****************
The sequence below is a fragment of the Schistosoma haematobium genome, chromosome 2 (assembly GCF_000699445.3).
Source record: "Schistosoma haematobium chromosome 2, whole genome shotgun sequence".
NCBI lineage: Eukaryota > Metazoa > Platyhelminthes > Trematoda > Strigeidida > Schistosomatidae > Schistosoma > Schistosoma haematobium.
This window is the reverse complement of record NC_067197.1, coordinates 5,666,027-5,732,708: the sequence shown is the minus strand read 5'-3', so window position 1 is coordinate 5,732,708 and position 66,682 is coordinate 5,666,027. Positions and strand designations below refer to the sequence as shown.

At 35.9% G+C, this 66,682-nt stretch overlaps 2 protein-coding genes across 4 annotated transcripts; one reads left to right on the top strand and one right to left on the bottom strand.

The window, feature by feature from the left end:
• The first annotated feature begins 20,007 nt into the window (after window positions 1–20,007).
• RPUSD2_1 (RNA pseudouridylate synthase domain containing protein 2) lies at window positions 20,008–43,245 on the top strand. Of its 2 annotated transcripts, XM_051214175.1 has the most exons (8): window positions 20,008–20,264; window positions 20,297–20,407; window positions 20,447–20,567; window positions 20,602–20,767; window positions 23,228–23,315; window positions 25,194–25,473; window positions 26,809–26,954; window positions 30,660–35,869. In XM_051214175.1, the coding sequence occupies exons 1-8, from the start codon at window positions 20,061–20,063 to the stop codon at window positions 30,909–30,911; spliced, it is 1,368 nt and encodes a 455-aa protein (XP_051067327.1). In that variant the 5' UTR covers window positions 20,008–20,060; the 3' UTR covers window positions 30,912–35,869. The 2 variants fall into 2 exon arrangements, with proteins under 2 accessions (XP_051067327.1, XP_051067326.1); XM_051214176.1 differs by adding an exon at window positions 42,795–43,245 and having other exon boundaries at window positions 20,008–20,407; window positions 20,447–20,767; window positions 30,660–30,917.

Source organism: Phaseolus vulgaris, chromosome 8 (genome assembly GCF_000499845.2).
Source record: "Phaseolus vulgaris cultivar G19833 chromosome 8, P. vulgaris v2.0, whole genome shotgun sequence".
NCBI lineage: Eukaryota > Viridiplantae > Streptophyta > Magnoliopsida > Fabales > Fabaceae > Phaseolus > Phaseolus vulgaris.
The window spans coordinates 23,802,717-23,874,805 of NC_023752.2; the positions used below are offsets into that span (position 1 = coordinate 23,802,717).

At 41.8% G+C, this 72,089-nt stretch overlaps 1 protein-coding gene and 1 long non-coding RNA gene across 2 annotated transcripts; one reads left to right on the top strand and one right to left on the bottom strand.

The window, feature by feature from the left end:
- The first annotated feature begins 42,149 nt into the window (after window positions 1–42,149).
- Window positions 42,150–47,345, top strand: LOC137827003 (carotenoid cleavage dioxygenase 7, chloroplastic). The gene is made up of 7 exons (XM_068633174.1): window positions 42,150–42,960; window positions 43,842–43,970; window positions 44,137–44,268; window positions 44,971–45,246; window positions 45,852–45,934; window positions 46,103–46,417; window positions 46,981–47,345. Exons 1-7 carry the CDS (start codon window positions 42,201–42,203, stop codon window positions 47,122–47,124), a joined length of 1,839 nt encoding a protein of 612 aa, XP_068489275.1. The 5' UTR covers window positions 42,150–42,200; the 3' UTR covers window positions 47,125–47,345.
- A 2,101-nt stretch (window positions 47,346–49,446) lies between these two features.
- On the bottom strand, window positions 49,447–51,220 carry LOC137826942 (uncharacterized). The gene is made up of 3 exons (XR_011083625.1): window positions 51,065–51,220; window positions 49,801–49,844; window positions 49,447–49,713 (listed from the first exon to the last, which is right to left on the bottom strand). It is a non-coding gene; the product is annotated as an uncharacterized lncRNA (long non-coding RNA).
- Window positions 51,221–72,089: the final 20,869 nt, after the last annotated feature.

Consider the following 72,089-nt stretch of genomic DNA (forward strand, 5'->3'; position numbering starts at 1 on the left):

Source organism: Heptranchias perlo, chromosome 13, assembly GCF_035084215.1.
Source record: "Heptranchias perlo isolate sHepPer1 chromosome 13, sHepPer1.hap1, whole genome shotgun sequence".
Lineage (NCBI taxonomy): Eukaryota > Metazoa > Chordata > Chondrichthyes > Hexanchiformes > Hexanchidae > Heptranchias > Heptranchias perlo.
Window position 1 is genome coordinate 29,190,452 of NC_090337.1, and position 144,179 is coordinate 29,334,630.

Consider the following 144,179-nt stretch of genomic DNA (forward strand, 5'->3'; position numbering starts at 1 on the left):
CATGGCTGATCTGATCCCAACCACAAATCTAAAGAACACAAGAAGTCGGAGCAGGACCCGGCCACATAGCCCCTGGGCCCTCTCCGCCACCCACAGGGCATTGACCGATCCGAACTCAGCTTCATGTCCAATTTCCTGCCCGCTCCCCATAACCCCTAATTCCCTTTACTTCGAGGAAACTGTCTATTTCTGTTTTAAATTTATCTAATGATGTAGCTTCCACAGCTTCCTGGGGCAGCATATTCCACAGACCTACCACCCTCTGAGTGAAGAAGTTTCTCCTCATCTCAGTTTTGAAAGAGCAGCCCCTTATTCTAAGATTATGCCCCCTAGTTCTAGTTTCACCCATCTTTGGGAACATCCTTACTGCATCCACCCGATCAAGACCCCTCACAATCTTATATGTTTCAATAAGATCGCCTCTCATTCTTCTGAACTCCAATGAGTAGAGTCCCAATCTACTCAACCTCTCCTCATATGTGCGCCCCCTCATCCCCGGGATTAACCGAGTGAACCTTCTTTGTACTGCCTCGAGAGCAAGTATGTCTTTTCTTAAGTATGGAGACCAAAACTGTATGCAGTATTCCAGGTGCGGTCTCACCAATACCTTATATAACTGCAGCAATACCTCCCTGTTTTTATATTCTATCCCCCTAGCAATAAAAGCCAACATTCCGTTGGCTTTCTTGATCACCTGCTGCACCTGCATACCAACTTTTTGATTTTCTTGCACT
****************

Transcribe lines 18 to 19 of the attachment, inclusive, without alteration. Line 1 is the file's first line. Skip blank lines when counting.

- On the bottom strand, window positions 49,447–51,220 carry LOC137826942 (uncharacterized). The gene is made up of 3 exons (XR_011083625.1): window positions 51,065–51,220; window positions 49,801–49,844; window positions 49,447–49,713 (listed from the first exon to the last, which is right to left on the bottom strand). It is a non-coding gene; the product is annotated as an uncharacterized lncRNA (long non-coding RNA).
- Window positions 51,221–72,089: the final 20,869 nt, after the last annotated feature.